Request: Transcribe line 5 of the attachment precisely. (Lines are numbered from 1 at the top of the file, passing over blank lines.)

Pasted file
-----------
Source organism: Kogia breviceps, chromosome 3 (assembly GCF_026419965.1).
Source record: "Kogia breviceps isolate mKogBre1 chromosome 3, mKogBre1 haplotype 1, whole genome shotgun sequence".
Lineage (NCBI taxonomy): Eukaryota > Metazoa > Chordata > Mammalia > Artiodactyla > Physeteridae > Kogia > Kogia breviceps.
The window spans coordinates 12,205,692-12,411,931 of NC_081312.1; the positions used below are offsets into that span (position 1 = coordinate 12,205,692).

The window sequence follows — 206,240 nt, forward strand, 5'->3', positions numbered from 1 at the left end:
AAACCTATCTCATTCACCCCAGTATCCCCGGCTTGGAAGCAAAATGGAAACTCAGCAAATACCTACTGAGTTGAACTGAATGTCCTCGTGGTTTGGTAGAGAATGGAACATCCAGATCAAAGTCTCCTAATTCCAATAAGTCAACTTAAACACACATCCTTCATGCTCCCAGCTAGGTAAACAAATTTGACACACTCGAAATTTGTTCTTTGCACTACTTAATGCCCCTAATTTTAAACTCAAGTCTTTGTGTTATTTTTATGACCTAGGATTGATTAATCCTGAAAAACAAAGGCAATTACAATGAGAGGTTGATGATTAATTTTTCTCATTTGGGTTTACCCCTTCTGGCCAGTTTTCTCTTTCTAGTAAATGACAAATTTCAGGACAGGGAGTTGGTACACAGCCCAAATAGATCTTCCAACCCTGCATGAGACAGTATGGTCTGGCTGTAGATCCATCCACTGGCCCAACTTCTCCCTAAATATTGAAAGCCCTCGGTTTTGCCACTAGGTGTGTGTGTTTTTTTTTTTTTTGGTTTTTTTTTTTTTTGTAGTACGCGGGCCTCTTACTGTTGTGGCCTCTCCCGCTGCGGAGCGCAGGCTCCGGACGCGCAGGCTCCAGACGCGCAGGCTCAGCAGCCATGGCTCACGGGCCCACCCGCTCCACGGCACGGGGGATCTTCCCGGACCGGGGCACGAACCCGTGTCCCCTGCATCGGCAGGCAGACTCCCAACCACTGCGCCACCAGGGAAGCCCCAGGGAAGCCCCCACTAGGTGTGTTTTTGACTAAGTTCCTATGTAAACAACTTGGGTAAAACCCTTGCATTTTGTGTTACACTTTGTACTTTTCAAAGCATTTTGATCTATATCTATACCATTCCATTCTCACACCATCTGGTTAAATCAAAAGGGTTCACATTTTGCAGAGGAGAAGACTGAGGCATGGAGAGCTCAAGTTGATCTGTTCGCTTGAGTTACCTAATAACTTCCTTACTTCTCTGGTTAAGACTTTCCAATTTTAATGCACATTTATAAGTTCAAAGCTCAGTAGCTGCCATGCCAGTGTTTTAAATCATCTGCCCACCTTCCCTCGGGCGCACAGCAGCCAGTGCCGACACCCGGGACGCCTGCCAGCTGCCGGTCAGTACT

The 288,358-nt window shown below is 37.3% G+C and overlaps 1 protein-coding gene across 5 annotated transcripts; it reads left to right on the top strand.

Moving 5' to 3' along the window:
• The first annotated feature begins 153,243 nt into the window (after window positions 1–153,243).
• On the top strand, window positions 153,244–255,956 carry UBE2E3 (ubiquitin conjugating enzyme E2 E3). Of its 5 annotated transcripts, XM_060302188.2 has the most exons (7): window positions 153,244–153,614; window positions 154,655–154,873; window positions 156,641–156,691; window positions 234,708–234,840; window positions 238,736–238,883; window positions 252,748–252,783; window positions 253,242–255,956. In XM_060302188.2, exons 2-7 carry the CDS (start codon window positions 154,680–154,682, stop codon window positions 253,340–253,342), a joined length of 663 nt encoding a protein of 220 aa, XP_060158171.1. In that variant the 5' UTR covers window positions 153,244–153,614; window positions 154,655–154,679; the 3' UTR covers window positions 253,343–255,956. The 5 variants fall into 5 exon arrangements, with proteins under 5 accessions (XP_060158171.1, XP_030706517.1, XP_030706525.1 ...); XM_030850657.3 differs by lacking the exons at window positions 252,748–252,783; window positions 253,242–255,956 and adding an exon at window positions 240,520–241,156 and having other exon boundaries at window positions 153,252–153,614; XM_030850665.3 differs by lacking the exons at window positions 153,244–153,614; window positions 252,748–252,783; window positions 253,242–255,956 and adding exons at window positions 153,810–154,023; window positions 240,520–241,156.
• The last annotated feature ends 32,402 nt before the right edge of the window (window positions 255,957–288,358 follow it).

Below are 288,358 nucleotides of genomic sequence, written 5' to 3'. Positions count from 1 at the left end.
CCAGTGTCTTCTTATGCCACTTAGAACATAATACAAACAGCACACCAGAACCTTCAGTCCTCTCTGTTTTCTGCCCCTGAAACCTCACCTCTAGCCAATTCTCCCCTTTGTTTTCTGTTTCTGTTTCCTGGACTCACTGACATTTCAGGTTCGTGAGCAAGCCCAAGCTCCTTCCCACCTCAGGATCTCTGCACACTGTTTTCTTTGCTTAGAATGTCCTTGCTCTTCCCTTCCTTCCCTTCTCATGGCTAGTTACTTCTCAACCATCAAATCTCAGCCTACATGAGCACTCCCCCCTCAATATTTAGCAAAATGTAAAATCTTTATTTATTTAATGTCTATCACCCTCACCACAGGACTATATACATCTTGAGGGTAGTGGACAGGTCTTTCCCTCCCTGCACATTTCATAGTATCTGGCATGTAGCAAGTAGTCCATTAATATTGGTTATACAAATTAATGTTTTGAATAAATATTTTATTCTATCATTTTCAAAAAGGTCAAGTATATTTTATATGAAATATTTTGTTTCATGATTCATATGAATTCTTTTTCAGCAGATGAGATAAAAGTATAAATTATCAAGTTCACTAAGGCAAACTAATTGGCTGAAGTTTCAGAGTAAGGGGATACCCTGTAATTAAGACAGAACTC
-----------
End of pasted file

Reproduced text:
The window sequence follows — 206,240 nt, forward strand, 5'->3', positions numbered from 1 at the left end: